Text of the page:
Twentieth Sunday in Ordinary Time, Year A
Pundits and experts are saying that there is a parallel between the fall of Western economies and children's reading and learning scores. The sense of entitlement that has been bred over many years in these countries, they say, is reflected in the lack of a work ethic among the young now observable in poor educational results and the rampant violence in the streets of Britain and which now may be spreading to other places.
Having been given so much and worked for so little has aroused in some an addiction that must be fed through rioting and looting. In the burning and destruction of the property of others is a rejection of the society to which they once looked so expectantly to give them everything they lack little effort on their part. The false illusion of the "miracle" of free stuff leaves the human person weakened and vulnerable before the harsh reality that work and discipline is a fact of human existence, exempting no one from its laws of give and take.
Have you ever heard someone say "I don't get anything out of it" when asked why they no longer attend Mass regularly on Sundays? Perhaps it is a sense of entitlement on the part of individuals on a spiritual level that leads to such an attitude. The thinking might be that if God is all powerful and capable of miracles and I give Him what He wants by keeping the commandments, among them the law of keeping holy the Lord's Day each Sunday, then I am entitled to expect Him to give me everything I want, including meeting my expectations of what I should get out of attending Mass.
Everyone dreams of miracle bailouts: materially by winning the lottery or spiritually by having all their dearest prayers answered. But the fact is that the God of the extraordinary and the miraculous chooses normally to work through the ordinary and the mundane. And this is the greatest miracle of all: everyone without exception is called to find what he or she needs in Christ who makes Himself radically available in the universal Church, the ordinary place of faith.
James Joyce once famously described the universal Church thus: "Here comes everybody". Increasingly it is the Church which serves as a unifying force in societies with a growing interracial and multicultural face, as was evident recently after the senseless violence in Norway when the Catholic Church offered a place of prayer and consolation for the grieving from diverse languages and backgrounds. Immigrants from diverse backgrounds recently filled the streets of London to overflowing to welcome the Holy Father during his visit there.
But though all are called, it is the through the ordinariness of their lives that God makes extraordinary possibilities take on flesh through Christ. The Church is "the place of faith" where this great work of God is done in us and through us; "the house of prayer for all peoples" (Is 56:1, 6-7) where anyone from anywhere can meet, know and love God.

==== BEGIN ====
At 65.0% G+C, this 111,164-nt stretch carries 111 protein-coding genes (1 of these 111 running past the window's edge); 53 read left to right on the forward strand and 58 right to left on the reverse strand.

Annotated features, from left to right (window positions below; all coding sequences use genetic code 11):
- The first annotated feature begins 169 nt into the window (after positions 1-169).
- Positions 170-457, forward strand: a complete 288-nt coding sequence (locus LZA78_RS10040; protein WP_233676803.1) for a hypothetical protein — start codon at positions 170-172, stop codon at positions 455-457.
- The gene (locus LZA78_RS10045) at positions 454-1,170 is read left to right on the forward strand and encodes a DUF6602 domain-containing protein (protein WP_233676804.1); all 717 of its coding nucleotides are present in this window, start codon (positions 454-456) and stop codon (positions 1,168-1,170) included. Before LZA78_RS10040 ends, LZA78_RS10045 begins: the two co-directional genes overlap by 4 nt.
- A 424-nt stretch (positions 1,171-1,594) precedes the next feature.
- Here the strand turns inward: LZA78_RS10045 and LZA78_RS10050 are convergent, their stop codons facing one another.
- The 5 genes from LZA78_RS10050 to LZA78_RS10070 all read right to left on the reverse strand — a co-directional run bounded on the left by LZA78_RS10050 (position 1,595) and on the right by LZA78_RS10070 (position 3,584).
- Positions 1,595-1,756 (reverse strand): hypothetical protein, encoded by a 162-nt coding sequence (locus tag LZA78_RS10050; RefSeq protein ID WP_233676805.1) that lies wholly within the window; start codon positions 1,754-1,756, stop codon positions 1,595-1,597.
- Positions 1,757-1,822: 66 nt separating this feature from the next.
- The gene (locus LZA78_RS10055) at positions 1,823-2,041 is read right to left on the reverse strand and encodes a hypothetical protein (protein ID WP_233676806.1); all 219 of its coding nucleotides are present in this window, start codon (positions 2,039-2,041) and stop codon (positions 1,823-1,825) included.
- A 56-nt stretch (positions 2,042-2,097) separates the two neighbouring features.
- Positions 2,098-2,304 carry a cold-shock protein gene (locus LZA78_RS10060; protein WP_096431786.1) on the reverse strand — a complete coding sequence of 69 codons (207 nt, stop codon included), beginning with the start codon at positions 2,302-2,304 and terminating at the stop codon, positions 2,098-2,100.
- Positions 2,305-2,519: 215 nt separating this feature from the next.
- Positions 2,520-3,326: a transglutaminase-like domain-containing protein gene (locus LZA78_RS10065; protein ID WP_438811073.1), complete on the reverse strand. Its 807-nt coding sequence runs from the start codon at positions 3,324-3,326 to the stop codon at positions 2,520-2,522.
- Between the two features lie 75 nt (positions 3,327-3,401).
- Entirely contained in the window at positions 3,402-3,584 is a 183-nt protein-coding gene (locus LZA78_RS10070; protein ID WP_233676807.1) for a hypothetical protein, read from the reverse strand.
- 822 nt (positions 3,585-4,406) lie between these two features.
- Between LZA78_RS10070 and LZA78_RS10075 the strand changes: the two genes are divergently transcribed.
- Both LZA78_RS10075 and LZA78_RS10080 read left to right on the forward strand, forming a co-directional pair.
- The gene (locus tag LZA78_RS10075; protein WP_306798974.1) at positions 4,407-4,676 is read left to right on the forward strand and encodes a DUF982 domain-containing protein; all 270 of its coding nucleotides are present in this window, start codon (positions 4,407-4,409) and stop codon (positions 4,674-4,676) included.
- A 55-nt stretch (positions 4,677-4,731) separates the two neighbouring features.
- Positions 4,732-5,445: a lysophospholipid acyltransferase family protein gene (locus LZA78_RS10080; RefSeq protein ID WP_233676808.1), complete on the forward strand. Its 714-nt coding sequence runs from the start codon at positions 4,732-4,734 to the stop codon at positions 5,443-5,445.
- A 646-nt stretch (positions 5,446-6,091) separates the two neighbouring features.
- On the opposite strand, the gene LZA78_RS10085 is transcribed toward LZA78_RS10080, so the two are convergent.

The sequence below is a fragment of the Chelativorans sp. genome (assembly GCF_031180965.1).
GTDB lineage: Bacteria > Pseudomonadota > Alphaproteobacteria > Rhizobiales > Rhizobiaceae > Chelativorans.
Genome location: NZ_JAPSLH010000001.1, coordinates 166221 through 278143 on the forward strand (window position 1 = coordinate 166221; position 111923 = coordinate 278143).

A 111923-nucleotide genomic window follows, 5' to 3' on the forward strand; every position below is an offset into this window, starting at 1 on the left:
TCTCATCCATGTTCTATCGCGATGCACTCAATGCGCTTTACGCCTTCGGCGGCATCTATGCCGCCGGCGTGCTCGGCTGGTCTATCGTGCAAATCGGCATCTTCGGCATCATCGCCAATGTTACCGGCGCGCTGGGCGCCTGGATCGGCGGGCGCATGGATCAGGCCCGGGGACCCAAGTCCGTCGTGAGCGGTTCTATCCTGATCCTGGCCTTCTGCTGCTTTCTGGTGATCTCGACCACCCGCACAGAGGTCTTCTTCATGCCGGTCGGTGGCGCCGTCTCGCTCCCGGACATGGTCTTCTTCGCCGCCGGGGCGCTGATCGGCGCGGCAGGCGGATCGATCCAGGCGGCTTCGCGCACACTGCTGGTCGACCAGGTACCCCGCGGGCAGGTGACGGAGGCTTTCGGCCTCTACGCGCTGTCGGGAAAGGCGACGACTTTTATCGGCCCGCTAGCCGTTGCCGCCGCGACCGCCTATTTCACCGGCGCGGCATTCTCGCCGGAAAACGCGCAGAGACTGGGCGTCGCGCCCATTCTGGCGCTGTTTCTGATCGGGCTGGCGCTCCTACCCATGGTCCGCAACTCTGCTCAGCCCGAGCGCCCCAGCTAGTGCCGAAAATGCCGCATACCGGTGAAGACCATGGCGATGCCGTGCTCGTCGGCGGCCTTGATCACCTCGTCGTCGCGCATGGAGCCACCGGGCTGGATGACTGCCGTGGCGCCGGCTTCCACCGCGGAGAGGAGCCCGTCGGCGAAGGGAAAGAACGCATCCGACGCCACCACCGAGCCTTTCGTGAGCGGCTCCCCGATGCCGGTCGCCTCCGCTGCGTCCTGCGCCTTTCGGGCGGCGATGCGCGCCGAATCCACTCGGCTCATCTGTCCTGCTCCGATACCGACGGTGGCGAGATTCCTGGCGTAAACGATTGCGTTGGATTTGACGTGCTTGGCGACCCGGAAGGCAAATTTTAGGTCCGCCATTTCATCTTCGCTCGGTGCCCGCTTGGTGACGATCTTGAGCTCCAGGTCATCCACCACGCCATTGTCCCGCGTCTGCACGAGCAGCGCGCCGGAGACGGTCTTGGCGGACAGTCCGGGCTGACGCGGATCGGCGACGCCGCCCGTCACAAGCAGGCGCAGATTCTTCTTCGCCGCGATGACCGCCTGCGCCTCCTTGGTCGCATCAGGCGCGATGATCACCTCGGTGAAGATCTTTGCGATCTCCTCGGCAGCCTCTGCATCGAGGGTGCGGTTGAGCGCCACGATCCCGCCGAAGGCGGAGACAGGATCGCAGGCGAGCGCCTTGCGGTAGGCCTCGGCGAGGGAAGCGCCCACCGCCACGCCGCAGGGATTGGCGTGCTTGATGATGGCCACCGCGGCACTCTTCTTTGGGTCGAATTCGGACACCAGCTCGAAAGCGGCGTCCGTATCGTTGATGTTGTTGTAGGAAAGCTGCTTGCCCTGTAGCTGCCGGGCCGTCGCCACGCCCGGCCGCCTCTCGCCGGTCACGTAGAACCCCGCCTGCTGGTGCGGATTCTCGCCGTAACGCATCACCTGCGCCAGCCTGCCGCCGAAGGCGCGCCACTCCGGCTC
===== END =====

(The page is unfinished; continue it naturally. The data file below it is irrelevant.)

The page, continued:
All were dead because of sin but now, through the mercy of God, all are able to live in Jesus Christ whose "ordinary" death on the Cross won for us the extraordinary gift of God's own life opened for us through His merciful love.
"For the gifts and the call of God are irrevocable.
Just as you once disobeyed God
but have now received mercy because of their disobedience,
so they have now disobeyed in order that,
by virtue of the mercy shown to you,
they too may now receive mercy."
It is through the ordinariness of obedience, the keeping of the Commandments, that God does what is extraordinary for mankind by the grace of faith. Christ is the "gift" that opens up the possibility of God in the lives of everyone, and each of us. The most ordinary task of keeping God's law, of doing what is right, just and good, is the great miracle of the extraordinary for every human person called to life of faith in the universal Church.
"Thus says the LORD:
Observe what is right, do what is just;
for my salvation is about to come,
my justice, about to be revealed." (Rom 11:13-15, 29-32)
The Canaanite woman in the Gospel approaches Christ not with a sense of entitlement but rather with humility. And the Lord makes clear that she indeed is not entitled to demand what must remain sheer gift: "it is not right to take the food of the children and give it to the dogs". Despite odds which might discourage many she perseveres in the humble prayer of faith and thus gains access to Christ and the gift of an answered prayer.
God Himself, His own love and presence are "revealed", made real again and again, for us and others in a continuing miracle of goodness when we do what is just, right and holy for love of God who revealed His law of love most fully in Christ who obeyed the Father unto death on the Cross.
Sunday is the most miraculous of days when we, though many, are called forth from many different lives and from many different places, to be truly one in Christ. Let us never take this miracle for granted by overcoming even the greatest of inconveniences in order to be here again next and every Sunday so as to start an ordinary week once again in the most extraordinary of ways: gathered in the miracle of true oneness around the one Lord who took on the ordinariness of human flesh to change us so that we might share forever in the miracle of the extraordinary, eternal life of God.